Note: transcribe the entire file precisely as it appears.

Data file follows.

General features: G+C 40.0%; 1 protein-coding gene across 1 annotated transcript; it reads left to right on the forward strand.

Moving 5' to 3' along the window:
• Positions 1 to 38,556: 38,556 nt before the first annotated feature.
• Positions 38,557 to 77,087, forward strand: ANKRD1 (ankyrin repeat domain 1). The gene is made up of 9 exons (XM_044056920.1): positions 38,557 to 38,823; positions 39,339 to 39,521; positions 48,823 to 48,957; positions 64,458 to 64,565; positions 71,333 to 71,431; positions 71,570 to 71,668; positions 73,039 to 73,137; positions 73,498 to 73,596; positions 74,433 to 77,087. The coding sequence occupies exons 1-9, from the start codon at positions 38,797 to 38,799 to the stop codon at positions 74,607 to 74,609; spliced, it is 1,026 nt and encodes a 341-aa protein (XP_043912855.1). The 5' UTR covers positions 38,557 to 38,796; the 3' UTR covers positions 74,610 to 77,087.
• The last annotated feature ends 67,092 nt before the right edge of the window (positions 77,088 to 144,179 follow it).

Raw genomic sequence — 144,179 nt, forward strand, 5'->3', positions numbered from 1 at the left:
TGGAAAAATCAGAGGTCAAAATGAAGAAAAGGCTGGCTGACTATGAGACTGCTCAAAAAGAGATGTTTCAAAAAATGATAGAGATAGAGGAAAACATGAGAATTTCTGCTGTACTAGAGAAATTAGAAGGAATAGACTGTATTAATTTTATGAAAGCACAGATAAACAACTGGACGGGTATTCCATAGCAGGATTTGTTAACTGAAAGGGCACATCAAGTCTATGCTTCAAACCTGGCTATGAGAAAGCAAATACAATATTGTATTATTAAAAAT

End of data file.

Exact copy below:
General features: G+C 40.0%; 1 protein-coding gene across 1 annotated transcript; it reads left to right on the forward strand.

Moving 5' to 3' along the window:
• Positions 1 to 38,556: 38,556 nt before the first annotated feature.
• Positions 38,557 to 77,087, forward strand: ANKRD1 (ankyrin repeat domain 1). The gene is made up of 9 exons (XM_044056920.1): positions 38,557 to 38,823; positions 39,339 to 39,521; positions 48,823 to 48,957; positions 64,458 to 64,565; positions 71,333 to 71,431; positions 71,570 to 71,668; positions 73,039 to 73,137; positions 73,498 to 73,596; positions 74,433 to 77,087. The coding sequence occupies exons 1-9, from the start codon at positions 38,797 to 38,799 to the stop codon at positions 74,607 to 74,609; spliced, it is 1,026 nt and encodes a 341-aa protein (XP_043912855.1). The 5' UTR covers positions 38,557 to 38,796; the 3' UTR covers positions 74,610 to 77,087.
• The last annotated feature ends 67,092 nt before the right edge of the window (positions 77,088 to 144,179 follow it).

Raw genomic sequence — 144,179 nt, forward strand, 5'->3', positions numbered from 1 at the left:
TGGAAAAATCAGAGGTCAAAATGAAGAAAAGGCTGGCTGACTATGAGACTGCTCAAAAAGAGATGTTTCAAAAAATGATAGAGATAGAGGAAAACATGAGAATTTCTGCTGTACTAGAGAAATTAGAAGGAATAGACTGTATTAATTTTATGAAAGCACAGATAAACAACTGGACGGGTATTCCATAGCAGGATTTGTTAACTGAAAGGGCACATCAAGTCTATGCTTCAAACCTGGCTATGAGAAAGCAAATACAATATTGTATTATTAAAAAT